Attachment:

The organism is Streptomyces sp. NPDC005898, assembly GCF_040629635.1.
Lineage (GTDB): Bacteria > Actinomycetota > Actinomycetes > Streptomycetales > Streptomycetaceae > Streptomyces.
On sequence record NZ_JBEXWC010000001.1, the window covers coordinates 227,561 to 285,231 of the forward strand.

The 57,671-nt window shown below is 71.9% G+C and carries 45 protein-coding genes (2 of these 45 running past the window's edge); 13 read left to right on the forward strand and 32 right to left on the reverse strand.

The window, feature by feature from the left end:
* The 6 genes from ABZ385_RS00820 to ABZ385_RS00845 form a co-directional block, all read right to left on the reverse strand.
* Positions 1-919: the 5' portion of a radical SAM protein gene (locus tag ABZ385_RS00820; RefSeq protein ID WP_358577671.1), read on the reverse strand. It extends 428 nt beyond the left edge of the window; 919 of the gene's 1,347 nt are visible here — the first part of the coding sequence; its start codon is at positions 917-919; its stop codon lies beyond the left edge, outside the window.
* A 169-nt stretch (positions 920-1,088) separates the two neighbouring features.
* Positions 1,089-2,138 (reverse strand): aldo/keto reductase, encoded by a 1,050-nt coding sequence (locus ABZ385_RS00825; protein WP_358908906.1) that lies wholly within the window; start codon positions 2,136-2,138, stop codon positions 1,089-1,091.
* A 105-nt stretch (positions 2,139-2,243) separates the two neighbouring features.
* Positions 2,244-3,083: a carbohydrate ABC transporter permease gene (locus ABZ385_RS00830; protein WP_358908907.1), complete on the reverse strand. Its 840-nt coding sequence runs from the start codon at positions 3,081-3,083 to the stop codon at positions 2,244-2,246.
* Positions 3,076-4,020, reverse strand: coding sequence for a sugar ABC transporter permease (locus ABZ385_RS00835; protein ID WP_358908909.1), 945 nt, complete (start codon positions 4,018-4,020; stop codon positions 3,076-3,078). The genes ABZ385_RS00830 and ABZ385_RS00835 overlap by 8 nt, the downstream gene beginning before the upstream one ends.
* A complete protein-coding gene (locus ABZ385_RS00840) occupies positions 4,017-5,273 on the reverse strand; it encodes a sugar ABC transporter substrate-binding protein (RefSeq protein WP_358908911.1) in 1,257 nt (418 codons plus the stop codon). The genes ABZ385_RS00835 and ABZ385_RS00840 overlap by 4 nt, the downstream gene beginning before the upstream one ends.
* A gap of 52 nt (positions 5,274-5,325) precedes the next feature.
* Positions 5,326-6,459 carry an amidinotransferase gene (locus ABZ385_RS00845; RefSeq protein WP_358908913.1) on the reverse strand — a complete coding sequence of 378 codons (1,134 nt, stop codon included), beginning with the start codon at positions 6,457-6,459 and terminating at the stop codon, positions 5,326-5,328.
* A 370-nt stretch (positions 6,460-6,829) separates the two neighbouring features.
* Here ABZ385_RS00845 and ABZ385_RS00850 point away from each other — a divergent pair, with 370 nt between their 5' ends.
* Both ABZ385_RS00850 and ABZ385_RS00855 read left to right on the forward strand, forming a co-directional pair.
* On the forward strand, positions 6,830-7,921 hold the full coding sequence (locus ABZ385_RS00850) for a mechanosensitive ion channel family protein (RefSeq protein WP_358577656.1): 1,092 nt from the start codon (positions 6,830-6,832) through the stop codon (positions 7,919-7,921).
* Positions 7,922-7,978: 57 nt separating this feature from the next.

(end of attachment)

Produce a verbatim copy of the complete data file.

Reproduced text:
The organism is Streptomyces sp. NPDC005898, assembly GCF_040629635.1.
Lineage (GTDB): Bacteria > Actinomycetota > Actinomycetes > Streptomycetales > Streptomycetaceae > Streptomyces.
On sequence record NZ_JBEXWC010000001.1, the window covers coordinates 227,561 to 285,231 of the forward strand.

The 57,671-nt window shown below is 71.9% G+C and carries 45 protein-coding genes (2 of these 45 running past the window's edge); 13 read left to right on the forward strand and 32 right to left on the reverse strand.

The window, feature by feature from the left end:
* The 6 genes from ABZ385_RS00820 to ABZ385_RS00845 form a co-directional block, all read right to left on the reverse strand.
* Positions 1-919: the 5' portion of a radical SAM protein gene (locus tag ABZ385_RS00820; RefSeq protein ID WP_358577671.1), read on the reverse strand. It extends 428 nt beyond the left edge of the window; 919 of the gene's 1,347 nt are visible here — the first part of the coding sequence; its start codon is at positions 917-919; its stop codon lies beyond the left edge, outside the window.
* A 169-nt stretch (positions 920-1,088) separates the two neighbouring features.
* Positions 1,089-2,138 (reverse strand): aldo/keto reductase, encoded by a 1,050-nt coding sequence (locus ABZ385_RS00825; protein WP_358908906.1) that lies wholly within the window; start codon positions 2,136-2,138, stop codon positions 1,089-1,091.
* A 105-nt stretch (positions 2,139-2,243) separates the two neighbouring features.
* Positions 2,244-3,083: a carbohydrate ABC transporter permease gene (locus ABZ385_RS00830; protein WP_358908907.1), complete on the reverse strand. Its 840-nt coding sequence runs from the start codon at positions 3,081-3,083 to the stop codon at positions 2,244-2,246.
* Positions 3,076-4,020, reverse strand: coding sequence for a sugar ABC transporter permease (locus ABZ385_RS00835; protein ID WP_358908909.1), 945 nt, complete (start codon positions 4,018-4,020; stop codon positions 3,076-3,078). The genes ABZ385_RS00830 and ABZ385_RS00835 overlap by 8 nt, the downstream gene beginning before the upstream one ends.
* A complete protein-coding gene (locus ABZ385_RS00840) occupies positions 4,017-5,273 on the reverse strand; it encodes a sugar ABC transporter substrate-binding protein (RefSeq protein WP_358908911.1) in 1,257 nt (418 codons plus the stop codon). The genes ABZ385_RS00835 and ABZ385_RS00840 overlap by 4 nt, the downstream gene beginning before the upstream one ends.
* A gap of 52 nt (positions 5,274-5,325) precedes the next feature.
* Positions 5,326-6,459 carry an amidinotransferase gene (locus ABZ385_RS00845; RefSeq protein WP_358908913.1) on the reverse strand — a complete coding sequence of 378 codons (1,134 nt, stop codon included), beginning with the start codon at positions 6,457-6,459 and terminating at the stop codon, positions 5,326-5,328.
* A 370-nt stretch (positions 6,460-6,829) separates the two neighbouring features.
* Here ABZ385_RS00845 and ABZ385_RS00850 point away from each other — a divergent pair, with 370 nt between their 5' ends.
* Both ABZ385_RS00850 and ABZ385_RS00855 read left to right on the forward strand, forming a co-directional pair.
* On the forward strand, positions 6,830-7,921 hold the full coding sequence (locus ABZ385_RS00850) for a mechanosensitive ion channel family protein (RefSeq protein WP_358577656.1): 1,092 nt from the start codon (positions 6,830-6,832) through the stop codon (positions 7,919-7,921).
* Positions 7,922-7,978: 57 nt separating this feature from the next.